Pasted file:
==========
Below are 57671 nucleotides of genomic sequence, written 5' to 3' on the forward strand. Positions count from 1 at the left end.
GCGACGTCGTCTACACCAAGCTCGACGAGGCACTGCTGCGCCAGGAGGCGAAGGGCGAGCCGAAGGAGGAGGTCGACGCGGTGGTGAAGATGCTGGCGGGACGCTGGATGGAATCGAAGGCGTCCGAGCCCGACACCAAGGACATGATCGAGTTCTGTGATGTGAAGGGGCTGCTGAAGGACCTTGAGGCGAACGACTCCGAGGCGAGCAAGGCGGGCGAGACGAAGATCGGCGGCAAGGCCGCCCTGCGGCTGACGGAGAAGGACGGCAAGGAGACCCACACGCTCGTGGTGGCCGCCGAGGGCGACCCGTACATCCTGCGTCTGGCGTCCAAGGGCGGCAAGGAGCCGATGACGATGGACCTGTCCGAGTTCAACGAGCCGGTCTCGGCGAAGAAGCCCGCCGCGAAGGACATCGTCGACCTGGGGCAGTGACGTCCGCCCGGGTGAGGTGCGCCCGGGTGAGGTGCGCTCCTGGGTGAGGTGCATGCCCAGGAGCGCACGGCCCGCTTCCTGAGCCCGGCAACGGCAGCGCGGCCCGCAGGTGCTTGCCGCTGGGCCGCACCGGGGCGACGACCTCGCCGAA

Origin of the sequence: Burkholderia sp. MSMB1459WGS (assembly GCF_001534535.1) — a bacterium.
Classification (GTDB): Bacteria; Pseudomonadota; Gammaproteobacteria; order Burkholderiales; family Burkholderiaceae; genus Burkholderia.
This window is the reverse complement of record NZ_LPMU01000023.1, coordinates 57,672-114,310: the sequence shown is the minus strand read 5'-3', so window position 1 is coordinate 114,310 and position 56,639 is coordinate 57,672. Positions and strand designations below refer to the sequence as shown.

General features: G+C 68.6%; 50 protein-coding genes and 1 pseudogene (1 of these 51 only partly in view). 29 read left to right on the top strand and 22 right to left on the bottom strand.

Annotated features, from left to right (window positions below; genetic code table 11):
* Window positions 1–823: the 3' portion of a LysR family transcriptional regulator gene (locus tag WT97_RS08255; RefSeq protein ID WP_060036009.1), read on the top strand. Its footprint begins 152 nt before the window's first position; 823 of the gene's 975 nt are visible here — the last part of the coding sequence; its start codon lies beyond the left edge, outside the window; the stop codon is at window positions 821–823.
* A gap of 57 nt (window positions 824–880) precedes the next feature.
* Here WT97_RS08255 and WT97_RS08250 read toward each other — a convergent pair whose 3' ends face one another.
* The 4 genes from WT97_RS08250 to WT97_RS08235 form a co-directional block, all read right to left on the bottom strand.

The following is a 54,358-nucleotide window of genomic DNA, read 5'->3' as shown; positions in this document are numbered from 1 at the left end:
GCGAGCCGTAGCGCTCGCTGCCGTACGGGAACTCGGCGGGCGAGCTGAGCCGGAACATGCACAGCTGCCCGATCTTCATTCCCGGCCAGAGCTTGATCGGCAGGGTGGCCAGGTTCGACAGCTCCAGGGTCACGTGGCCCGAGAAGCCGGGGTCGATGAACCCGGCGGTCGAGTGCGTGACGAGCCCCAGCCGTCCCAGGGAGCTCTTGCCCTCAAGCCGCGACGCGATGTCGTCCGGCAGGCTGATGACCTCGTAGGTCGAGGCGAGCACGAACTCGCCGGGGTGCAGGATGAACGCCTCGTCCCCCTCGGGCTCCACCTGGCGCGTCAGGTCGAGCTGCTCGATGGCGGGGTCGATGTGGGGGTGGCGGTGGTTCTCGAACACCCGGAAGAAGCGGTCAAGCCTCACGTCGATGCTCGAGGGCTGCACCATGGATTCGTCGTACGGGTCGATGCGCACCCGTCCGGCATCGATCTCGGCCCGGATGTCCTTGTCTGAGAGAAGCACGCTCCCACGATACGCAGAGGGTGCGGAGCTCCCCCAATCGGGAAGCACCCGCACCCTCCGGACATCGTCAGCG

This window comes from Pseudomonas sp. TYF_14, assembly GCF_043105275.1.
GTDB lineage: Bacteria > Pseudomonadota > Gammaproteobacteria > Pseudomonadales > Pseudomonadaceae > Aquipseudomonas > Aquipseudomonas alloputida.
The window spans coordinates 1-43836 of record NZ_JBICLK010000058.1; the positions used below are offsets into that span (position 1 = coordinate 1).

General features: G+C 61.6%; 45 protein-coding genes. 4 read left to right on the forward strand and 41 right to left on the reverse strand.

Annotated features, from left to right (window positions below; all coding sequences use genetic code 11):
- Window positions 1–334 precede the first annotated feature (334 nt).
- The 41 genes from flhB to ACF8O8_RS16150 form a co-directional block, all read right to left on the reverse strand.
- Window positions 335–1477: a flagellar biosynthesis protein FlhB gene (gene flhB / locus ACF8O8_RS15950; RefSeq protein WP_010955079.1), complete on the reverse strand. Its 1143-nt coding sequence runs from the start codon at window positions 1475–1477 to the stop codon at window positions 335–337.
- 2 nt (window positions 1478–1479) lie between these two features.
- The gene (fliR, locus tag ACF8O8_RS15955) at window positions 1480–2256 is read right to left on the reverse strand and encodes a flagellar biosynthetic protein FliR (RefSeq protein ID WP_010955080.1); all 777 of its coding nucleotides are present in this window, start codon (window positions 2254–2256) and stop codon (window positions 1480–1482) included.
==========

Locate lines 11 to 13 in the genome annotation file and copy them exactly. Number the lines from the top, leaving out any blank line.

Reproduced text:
* The 4 genes from WT97_RS08250 to WT97_RS08235 form a co-directional block, all read right to left on the bottom strand.

The following is a 54,358-nucleotide window of genomic DNA, read 5'->3' as shown; positions in this document are numbered from 1 at the left end:
GCGAGCCGTAGCGCTCGCTGCCGTACGGGAACTCGGCGGGCGAGCTGAGCCGGAACATGCACAGCTGCCCGATCTTCATTCCCGGCCAGAGCTTGATCGGCAGGGTGGCCAGGTTCGACAGCTCCAGGGTCACGTGGCCCGAGAAGCCGGGGTCGATGAACCCGGCGGTCGAGTGCGTGACGAGCCCCAGCCGTCCCAGGGAGCTCTTGCCCTCAAGCCGCGACGCGATGTCGTCCGGCAGGCTGATGACCTCGTAGGTCGAGGCGAGCACGAACTCGCCGGGGTGCAGGATGAACGCCTCGTCCCCCTCGGGCTCCACCTGGCGCGTCAGGTCGAGCTGCTCGATGGCGGGGTCGATGTGGGGGTGGCGGTGGTTCTCGAACACCCGGAAGAAGCGGTCAAGCCTCACGTCGATGCTCGAGGGCTGCACCATGGATTCGTCGTACGGGTCGATGCGCACCCGTCCGGCATCGATCTCGGCCCGGATGTCCTTGTCTGAGAGAAGCACGCTCCCACGATACGCAGAGGGTGCGGAGCTCCCCCAATCGGGAAGCACCCGCACCCTCCGGACATCGTCAGCG